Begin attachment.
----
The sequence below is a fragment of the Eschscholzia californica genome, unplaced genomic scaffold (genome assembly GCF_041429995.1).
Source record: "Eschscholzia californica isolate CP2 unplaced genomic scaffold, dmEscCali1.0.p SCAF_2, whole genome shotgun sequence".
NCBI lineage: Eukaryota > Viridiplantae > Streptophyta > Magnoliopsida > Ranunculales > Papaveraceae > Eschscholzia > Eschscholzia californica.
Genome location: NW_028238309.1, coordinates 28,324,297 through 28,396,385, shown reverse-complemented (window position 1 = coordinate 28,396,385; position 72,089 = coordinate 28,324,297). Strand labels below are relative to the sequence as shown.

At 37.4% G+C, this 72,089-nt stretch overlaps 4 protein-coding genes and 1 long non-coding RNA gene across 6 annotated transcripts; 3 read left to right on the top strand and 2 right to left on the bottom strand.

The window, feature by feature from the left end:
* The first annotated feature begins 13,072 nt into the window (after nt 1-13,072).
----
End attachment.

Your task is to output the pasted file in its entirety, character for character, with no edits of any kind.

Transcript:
The sequence below is a fragment of the Eschscholzia californica genome, unplaced genomic scaffold (genome assembly GCF_041429995.1).
Source record: "Eschscholzia californica isolate CP2 unplaced genomic scaffold, dmEscCali1.0.p SCAF_2, whole genome shotgun sequence".
NCBI lineage: Eukaryota > Viridiplantae > Streptophyta > Magnoliopsida > Ranunculales > Papaveraceae > Eschscholzia > Eschscholzia californica.
Genome location: NW_028238309.1, coordinates 28,324,297 through 28,396,385, shown reverse-complemented (window position 1 = coordinate 28,396,385; position 72,089 = coordinate 28,324,297). Strand labels below are relative to the sequence as shown.

At 37.4% G+C, this 72,089-nt stretch overlaps 4 protein-coding genes and 1 long non-coding RNA gene across 6 annotated transcripts; 3 read left to right on the top strand and 2 right to left on the bottom strand.

The window, feature by feature from the left end:
* The first annotated feature begins 13,072 nt into the window (after nt 1-13,072).